Peter Lepage is a theoretical particle physicist known for his work on quantum chromodynamics (QCD) and quantum electrodynamics (QED). His recent work uses large-scale numerical simulations of QCD to test the limits of the Standard Model of particle physics.
Lepage was born in Montreal, Canada, and graduated from McGill University with a degree in physics in 1972. He then earned a Masters degree from the University of Cambridge, and a Ph.D. in physics from Stanford University in 1978. He was a postdoc at Cornell University before joining the Physics faculty there in 1980. He was later chair of the department and then Dean of the College of Arts and Sciences for ten years, ending in 2013. He was appointed to the National Science Board in 2013 and served for five years. He directs Cornell’s Active Learning Initiative. He won the American Physical Society’s Sakurai Prize for Theoretical Physics in 2016. He is a fellow of the American Physical Society, and a member of the American Academy of Arts and Sciences and the National Academy of Sciences.

Research Interests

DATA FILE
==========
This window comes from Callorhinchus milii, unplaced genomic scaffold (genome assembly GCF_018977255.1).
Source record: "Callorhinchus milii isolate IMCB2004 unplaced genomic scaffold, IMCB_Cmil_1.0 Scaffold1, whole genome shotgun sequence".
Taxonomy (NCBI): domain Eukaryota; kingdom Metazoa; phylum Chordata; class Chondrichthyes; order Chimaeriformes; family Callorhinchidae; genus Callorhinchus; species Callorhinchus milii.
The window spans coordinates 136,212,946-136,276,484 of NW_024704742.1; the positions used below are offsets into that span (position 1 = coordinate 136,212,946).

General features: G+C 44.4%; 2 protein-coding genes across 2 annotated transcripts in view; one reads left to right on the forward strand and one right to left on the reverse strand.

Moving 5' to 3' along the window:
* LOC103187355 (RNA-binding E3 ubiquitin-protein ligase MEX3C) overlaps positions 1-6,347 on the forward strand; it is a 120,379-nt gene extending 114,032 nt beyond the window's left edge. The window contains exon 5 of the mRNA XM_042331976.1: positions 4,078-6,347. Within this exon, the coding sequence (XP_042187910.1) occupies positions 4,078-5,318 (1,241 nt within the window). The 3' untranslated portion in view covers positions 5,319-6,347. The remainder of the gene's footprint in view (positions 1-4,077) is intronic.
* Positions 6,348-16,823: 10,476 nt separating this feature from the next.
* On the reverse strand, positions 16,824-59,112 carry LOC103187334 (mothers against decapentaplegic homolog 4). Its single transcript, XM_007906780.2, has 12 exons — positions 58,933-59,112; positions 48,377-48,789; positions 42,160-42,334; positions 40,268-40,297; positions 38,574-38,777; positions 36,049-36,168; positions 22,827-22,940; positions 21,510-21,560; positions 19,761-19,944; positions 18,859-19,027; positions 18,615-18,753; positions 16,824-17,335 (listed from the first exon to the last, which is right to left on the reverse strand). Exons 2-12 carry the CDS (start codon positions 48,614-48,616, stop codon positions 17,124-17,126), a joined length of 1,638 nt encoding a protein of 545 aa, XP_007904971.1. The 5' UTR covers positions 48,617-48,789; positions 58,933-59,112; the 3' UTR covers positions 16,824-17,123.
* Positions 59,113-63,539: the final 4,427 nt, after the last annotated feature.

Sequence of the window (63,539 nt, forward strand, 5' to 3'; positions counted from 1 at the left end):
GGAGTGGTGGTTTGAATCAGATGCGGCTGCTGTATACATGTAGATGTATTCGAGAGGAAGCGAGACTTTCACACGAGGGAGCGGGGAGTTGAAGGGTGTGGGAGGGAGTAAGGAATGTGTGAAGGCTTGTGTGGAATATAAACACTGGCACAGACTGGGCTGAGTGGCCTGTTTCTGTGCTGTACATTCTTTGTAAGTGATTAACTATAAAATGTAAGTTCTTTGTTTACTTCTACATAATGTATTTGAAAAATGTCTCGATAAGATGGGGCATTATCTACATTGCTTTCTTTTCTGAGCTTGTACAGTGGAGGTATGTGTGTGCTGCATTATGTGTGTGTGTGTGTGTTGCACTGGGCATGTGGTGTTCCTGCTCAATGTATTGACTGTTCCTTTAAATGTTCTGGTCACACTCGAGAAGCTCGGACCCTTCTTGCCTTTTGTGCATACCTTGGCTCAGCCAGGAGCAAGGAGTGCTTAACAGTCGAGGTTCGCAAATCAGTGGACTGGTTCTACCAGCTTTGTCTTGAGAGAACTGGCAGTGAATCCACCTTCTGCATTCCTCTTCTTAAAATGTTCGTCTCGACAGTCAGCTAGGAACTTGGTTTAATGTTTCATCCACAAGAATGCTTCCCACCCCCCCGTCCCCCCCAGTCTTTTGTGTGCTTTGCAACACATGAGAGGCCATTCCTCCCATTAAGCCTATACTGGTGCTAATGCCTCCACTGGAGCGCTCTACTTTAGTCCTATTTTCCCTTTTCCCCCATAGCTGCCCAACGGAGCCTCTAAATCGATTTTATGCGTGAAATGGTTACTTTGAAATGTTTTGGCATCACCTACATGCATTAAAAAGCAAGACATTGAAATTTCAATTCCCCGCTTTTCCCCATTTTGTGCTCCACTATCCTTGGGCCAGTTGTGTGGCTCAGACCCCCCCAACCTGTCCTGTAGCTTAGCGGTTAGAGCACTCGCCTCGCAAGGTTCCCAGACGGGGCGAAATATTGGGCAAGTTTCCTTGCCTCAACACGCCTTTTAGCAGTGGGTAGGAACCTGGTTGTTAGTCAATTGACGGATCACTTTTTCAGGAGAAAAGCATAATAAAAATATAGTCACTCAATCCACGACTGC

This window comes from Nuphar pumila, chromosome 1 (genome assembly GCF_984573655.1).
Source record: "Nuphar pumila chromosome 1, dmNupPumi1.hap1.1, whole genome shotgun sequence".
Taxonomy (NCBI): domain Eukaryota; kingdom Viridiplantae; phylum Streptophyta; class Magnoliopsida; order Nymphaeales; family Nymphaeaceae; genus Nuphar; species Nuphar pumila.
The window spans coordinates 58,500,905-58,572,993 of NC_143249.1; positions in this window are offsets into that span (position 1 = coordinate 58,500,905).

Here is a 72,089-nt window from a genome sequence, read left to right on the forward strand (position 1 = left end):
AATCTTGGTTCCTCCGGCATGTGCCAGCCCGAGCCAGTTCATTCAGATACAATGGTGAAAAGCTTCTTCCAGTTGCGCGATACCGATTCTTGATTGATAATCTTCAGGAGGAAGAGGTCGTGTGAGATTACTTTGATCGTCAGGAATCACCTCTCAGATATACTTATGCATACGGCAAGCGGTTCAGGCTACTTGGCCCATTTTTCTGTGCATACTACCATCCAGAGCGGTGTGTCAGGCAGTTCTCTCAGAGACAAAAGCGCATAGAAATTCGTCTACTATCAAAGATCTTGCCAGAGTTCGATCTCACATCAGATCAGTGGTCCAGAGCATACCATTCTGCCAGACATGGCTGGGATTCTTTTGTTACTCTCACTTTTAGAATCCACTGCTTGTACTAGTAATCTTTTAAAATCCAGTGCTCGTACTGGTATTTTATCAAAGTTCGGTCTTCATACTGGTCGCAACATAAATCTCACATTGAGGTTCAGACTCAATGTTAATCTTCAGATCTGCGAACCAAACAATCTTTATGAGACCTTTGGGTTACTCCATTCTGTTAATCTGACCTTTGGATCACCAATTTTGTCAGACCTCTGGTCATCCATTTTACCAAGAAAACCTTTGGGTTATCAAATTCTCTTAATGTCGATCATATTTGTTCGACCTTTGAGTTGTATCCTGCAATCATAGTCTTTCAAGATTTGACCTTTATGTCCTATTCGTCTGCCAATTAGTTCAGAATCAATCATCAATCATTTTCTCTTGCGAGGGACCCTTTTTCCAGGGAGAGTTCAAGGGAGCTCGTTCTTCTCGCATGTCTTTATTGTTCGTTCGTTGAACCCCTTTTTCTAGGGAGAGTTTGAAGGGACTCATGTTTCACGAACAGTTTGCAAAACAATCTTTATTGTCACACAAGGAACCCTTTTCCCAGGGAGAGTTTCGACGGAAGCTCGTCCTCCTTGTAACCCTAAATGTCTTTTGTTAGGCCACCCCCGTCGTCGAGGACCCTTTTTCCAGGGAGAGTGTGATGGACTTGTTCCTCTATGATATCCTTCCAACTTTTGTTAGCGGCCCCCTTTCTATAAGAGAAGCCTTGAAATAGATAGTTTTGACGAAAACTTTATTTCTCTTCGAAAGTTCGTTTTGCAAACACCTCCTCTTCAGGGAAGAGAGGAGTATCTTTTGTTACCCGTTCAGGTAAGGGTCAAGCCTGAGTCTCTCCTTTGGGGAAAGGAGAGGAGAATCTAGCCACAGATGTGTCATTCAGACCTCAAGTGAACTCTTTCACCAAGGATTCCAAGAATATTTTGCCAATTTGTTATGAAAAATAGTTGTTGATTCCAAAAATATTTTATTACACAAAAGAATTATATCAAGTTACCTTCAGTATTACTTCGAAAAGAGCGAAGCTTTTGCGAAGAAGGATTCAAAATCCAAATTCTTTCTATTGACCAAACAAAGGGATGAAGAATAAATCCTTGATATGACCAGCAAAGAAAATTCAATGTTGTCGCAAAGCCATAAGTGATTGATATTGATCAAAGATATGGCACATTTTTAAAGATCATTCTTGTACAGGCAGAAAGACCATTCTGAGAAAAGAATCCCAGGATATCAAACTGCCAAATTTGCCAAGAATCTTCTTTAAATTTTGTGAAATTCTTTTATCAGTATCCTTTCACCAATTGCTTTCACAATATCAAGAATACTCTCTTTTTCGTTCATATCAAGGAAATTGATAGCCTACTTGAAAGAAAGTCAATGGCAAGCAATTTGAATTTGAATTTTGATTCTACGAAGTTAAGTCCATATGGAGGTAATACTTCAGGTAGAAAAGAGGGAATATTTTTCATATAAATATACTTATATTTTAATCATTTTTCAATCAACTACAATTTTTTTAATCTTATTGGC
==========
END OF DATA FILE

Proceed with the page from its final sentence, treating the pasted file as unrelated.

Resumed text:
A recurring theme in Peter Lepage's work is the use of renormalization techniques, such as effective field theories, to analyze problems involving strong and electro-weak interactions. He and his collaborators developed renormalization techniques for exploring the short-distance structure of protons, neutrons and other hadrons using perturbative quantum chromodynamics (QCD). He later developed non-relativistic effective field theories that simplified the analysis of strongly interacting particles containing heavy quarks, while also greatly simplifying high- precision calculations in atomic quantum electrodynamics. He has also applied these ideas to problems in nuclear physics. In recent years Lepage's work has focused on large-scale numerical simulations to understand the internal structure and behavior of hadrons in QCD. He and his collaborators have developed new implementations of numerical QCD that drastically reduce the cost of these simulations, and have allowed them to produced some of the most accurate (<1%) calculations in the history of strong-interaction physics. These include determinations of the fundamental parameters in the QCD Lagrangian, as well as accurate determinations of a wide variety of hadronic masses, form factors and mixing amplitudes needed by experimenters in their search for breakdowns of the Standard Model of particle physics. Lepage also created the widely used vegas algorithm for numerical multi-dimensional integration, which uses adaptive importance/stratified Monte Carlo sampling. Also recently, he has done work in physics education research.

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Section 13: Physics